Please, join us on Thursday, April 19, 2018, for our second-to-last spring seminar, from 11:45 am – 1:00 pm in Field Auditorium, Environment Hall, on Duke University’s West Campus. Michele La Merrill, PhD, will be presenting a talk entitled “Mechanisms of impairments in brown adipose energy expenditure by obesogenic organochlorines.” Please see her talk abstract and bio below:
Michele A. La Merrill conducts integrated toxicological and epidemiological studies to understand susceptibility to the metabolic dysfunctions underlying obesity, diabetes, and breast cancer. Dr. La Merrill is an Assistant Professor of Environmental Toxicology and a member of the Environmental Health Center, Comprehensive Cancer Center, and Genome Center at the University of California, Davis. She teaches courses on the Biological Effects of Toxicants and Gene x Environment Interaction. She is also a faculty member of the Environmental Genomics and Systems Biology Division at the Lawrence Berkeley National Laboratory. Dr. La Merrill is a current recipient of a National Institute of Environmental Health Sciences Outstanding New Environmental Scientist award. She recently served on an International Agency for Research on Cancer Monograph that evaluated pesticides, including DDT and DDE, as potential carcinogens.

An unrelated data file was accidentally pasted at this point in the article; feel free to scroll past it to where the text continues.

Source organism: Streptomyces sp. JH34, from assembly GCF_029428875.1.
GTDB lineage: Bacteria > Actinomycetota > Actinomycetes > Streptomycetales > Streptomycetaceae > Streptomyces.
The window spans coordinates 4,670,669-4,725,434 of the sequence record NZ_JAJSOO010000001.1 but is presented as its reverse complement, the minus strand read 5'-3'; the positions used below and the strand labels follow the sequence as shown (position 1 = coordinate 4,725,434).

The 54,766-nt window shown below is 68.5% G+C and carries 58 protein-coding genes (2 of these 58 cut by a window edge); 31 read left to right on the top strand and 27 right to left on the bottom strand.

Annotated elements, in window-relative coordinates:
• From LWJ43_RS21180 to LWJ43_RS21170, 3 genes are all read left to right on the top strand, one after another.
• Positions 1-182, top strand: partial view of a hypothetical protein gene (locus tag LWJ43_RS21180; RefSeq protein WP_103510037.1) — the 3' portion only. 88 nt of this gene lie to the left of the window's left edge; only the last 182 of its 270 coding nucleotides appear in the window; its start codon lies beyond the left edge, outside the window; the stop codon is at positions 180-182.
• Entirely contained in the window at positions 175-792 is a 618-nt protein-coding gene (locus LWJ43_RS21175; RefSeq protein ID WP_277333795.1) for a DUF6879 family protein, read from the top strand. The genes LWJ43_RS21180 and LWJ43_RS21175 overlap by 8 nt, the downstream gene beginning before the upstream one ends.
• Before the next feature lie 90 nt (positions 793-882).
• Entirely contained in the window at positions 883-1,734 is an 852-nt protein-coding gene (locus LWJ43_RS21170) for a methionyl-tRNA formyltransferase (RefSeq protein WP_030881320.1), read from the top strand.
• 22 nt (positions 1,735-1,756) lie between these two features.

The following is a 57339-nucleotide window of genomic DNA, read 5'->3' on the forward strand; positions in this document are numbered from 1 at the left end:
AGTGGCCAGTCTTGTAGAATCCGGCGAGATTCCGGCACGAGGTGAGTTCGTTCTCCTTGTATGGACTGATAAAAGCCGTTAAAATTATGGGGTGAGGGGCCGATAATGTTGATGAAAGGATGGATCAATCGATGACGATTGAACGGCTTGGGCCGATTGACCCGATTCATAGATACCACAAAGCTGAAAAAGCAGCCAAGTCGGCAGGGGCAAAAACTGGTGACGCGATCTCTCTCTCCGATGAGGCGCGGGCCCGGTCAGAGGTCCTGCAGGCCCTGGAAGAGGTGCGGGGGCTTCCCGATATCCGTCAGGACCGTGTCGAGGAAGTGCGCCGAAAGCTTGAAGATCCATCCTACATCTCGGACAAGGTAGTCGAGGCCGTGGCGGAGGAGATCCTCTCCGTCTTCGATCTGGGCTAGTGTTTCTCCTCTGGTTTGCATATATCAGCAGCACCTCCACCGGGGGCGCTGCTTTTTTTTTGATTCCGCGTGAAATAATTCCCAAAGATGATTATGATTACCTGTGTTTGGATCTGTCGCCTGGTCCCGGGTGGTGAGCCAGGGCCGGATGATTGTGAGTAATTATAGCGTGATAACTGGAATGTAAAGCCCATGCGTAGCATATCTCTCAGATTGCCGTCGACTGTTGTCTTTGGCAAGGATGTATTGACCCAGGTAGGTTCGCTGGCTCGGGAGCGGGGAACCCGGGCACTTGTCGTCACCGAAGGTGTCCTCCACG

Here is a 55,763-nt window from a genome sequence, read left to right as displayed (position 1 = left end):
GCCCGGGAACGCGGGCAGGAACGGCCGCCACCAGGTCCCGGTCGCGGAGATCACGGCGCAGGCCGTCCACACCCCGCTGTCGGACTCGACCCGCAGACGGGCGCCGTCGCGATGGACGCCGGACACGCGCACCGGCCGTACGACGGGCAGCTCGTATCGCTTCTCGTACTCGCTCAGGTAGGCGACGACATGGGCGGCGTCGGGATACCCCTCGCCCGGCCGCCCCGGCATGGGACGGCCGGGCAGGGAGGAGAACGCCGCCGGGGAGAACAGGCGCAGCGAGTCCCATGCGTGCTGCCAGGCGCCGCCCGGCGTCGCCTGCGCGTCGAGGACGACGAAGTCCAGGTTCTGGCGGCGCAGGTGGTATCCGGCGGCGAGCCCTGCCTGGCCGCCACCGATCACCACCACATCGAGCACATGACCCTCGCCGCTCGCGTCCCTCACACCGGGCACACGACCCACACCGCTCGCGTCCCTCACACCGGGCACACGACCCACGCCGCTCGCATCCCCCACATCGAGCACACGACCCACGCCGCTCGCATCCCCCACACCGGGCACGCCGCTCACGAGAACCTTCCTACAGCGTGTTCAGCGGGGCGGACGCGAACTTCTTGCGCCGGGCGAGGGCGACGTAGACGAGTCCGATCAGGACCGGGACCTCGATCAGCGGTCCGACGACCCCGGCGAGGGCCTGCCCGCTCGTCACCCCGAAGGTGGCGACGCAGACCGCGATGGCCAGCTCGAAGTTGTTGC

The World Health Organization still recommends dichlorodiphenyltrichloroethane (DDT) for malaria control. Human migration, semi-volatility, persistence, and bioaccumulation continues to globalize exposures to DDT and its even more persistent metabolite dichlorodiphenyldichloroethylene (DDE) through the food supply. Further, most adults born in the U.S.A. prior to the DDT ban were highly exposed to DDT during the developmental window that programs lifetime metabolic function. Our meta-analysis indicates that developing humans exposed to elevated levels of DDE have an increased risk of obesity. We exposed pregnant and nursing mice to a low-dose technical mixture of DDT. Maternal DDT and DDE exposure increased the adiposity and insulin resistance of the adult mouse offspring. This long- term metabolic toxicity resulted from reduced energy expenditure due to underlying impaired brown adipose thermogenesis in mice. Indeed impaired thermogenesis was evident in mouse offspring on the last day of maternal dosing through nine months of age, when extensive transcripts involved in thermogenesis were down regulated in brown adipose. Differential DNA methylation analysis of brown adipose at the onset of impaired thermogenesis implicate reduced beta-adrenergic signaling in the exposure response. Further, respiration of cultured brown adipocytes decreased as a function of DDT or DDE sub-molar doses during adipogenic differentiation. These in vitro effects also coincided with decreased expression of protein and genes regulating thermogenesis, such as b3-AR and Ucp1. Our evidence suggests that the consistent association of DDE with human obesity may be explained by epigenetic- and adrenergic- impairment of brown adipose thermogenesis.